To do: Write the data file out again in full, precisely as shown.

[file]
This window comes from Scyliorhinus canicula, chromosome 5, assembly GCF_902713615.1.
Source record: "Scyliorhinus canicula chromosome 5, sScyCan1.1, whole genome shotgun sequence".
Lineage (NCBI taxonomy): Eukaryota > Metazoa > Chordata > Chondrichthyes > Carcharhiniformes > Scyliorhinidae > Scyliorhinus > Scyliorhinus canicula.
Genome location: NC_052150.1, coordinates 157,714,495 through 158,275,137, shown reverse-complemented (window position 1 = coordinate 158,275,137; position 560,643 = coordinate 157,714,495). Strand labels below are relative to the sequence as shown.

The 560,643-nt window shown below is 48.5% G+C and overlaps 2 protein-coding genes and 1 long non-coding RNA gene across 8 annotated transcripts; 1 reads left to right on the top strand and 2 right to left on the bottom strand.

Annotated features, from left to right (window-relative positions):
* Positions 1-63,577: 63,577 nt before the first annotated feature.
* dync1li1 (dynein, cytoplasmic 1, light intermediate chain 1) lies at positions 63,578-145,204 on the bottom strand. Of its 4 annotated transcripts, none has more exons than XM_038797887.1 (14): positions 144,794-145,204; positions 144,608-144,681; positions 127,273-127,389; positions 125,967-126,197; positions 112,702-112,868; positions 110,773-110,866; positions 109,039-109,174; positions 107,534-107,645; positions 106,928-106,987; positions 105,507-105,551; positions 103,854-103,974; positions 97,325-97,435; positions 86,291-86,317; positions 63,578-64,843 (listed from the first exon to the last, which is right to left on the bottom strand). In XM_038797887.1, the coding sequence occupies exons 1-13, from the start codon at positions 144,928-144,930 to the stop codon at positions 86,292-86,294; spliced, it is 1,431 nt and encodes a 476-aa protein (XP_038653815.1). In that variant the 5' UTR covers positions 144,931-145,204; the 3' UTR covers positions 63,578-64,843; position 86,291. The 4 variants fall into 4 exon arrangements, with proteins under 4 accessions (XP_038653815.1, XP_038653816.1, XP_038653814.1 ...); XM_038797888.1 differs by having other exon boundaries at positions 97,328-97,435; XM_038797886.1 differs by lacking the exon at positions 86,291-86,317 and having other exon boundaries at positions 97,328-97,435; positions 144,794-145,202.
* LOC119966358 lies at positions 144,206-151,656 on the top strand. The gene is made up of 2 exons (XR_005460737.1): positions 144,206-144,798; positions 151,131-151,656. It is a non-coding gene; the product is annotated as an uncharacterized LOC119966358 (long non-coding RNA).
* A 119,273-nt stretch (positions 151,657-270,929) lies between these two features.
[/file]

This window comes from Scyliorhinus canicula, chromosome 5, assembly GCF_902713615.1.
Source record: "Scyliorhinus canicula chromosome 5, sScyCan1.1, whole genome shotgun sequence".
Lineage (NCBI taxonomy): Eukaryota > Metazoa > Chordata > Chondrichthyes > Carcharhiniformes > Scyliorhinidae > Scyliorhinus > Scyliorhinus canicula.
Genome location: NC_052150.1, coordinates 157,714,495 through 158,275,137, shown reverse-complemented (window position 1 = coordinate 158,275,137; position 560,643 = coordinate 157,714,495). Strand labels below are relative to the sequence as shown.

The 560,643-nt window shown below is 48.5% G+C and overlaps 2 protein-coding genes and 1 long non-coding RNA gene across 8 annotated transcripts; 1 reads left to right on the top strand and 2 right to left on the bottom strand.

Annotated features, from left to right (window-relative positions):
* Positions 1-63,577: 63,577 nt before the first annotated feature.
* dync1li1 (dynein, cytoplasmic 1, light intermediate chain 1) lies at positions 63,578-145,204 on the bottom strand. Of its 4 annotated transcripts, none has more exons than XM_038797887.1 (14): positions 144,794-145,204; positions 144,608-144,681; positions 127,273-127,389; positions 125,967-126,197; positions 112,702-112,868; positions 110,773-110,866; positions 109,039-109,174; positions 107,534-107,645; positions 106,928-106,987; positions 105,507-105,551; positions 103,854-103,974; positions 97,325-97,435; positions 86,291-86,317; positions 63,578-64,843 (listed from the first exon to the last, which is right to left on the bottom strand). In XM_038797887.1, the coding sequence occupies exons 1-13, from the start codon at positions 144,928-144,930 to the stop codon at positions 86,292-86,294; spliced, it is 1,431 nt and encodes a 476-aa protein (XP_038653815.1). In that variant the 5' UTR covers positions 144,931-145,204; the 3' UTR covers positions 63,578-64,843; position 86,291. The 4 variants fall into 4 exon arrangements, with proteins under 4 accessions (XP_038653815.1, XP_038653816.1, XP_038653814.1 ...); XM_038797888.1 differs by having other exon boundaries at positions 97,328-97,435; XM_038797886.1 differs by lacking the exon at positions 86,291-86,317 and having other exon boundaries at positions 97,328-97,435; positions 144,794-145,202.
* LOC119966358 lies at positions 144,206-151,656 on the top strand. The gene is made up of 2 exons (XR_005460737.1): positions 144,206-144,798; positions 151,131-151,656. It is a non-coding gene; the product is annotated as an uncharacterized LOC119966358 (long non-coding RNA).
* A 119,273-nt stretch (positions 151,657-270,929) lies between these two features.